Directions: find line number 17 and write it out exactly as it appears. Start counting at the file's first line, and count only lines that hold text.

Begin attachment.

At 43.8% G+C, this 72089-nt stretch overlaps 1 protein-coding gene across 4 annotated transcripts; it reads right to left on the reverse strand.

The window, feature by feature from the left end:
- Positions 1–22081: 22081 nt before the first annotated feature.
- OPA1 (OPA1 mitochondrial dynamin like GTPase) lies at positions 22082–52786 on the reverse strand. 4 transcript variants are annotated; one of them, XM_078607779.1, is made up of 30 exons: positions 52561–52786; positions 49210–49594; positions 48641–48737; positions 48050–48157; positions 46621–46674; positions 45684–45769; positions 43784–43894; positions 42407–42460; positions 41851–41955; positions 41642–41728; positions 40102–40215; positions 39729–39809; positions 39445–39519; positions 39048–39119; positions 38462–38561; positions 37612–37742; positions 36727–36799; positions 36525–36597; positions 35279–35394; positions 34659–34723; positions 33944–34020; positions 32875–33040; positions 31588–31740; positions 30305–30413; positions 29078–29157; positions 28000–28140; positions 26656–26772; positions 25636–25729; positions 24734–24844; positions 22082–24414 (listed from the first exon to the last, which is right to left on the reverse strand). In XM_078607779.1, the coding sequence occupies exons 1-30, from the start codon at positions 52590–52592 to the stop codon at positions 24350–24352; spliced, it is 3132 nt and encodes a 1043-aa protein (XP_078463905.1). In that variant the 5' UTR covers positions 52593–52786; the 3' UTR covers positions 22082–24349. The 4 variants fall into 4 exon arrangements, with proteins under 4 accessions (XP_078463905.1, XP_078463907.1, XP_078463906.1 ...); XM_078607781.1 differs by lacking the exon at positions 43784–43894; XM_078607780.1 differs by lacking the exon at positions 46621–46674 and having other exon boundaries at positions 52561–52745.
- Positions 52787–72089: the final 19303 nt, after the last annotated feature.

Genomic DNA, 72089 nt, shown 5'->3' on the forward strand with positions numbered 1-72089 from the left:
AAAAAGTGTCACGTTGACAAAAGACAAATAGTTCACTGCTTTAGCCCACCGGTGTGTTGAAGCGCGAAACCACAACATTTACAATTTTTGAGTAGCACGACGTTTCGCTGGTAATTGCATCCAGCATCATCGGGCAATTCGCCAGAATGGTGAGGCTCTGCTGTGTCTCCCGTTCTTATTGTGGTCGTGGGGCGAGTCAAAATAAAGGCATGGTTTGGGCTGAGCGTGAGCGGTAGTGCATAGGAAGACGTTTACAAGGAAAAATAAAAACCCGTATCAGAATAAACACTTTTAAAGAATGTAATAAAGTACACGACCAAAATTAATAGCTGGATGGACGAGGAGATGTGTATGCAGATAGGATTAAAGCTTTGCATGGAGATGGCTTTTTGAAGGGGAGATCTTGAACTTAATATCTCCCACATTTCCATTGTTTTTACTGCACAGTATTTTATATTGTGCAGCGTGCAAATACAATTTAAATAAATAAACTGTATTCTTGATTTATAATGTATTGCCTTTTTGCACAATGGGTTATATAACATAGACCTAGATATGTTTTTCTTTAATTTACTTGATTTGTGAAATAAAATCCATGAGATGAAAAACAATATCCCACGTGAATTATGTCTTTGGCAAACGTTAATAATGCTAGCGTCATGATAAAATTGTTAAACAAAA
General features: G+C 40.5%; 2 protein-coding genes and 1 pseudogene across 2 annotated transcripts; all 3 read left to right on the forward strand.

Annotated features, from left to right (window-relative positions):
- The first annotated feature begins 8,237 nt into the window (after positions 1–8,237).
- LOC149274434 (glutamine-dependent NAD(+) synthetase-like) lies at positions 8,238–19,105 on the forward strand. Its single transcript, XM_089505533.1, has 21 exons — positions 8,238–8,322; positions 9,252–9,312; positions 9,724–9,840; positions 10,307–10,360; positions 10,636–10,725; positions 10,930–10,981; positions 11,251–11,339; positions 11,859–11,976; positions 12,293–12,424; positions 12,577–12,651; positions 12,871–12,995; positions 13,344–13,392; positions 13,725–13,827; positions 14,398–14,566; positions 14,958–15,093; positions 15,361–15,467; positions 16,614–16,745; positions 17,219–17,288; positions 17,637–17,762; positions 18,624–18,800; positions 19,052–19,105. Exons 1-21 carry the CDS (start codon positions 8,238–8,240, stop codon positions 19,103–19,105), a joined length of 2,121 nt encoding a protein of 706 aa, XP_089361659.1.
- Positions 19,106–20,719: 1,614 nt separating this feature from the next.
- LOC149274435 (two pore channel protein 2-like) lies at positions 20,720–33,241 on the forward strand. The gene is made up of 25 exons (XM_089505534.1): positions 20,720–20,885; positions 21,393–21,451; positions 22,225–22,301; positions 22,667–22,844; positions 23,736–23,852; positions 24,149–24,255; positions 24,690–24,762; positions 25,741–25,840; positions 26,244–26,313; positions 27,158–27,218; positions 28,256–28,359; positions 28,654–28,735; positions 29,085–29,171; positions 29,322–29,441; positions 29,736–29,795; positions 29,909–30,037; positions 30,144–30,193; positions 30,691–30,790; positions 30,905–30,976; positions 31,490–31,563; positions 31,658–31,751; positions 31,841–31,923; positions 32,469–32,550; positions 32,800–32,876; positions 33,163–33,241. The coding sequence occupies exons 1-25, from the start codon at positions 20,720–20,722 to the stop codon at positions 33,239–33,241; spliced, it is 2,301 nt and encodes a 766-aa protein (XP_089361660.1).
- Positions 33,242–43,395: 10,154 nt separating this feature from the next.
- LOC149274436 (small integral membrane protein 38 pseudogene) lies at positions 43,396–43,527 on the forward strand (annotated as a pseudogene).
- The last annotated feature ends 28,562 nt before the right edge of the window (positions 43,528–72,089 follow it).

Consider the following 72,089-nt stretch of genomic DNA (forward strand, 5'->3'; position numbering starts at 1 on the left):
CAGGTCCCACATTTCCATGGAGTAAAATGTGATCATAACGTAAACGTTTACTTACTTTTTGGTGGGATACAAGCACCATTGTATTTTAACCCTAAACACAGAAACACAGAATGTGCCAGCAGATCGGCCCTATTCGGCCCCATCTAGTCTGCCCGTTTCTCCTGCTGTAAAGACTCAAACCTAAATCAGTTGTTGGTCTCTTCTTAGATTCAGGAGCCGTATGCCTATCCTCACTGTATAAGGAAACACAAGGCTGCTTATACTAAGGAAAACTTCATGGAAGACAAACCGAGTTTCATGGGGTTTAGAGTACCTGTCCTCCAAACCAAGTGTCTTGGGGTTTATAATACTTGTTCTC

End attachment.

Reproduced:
Consider the following 72,089-nt stretch of genomic DNA (forward strand, 5'->3'; position numbering starts at 1 on the left):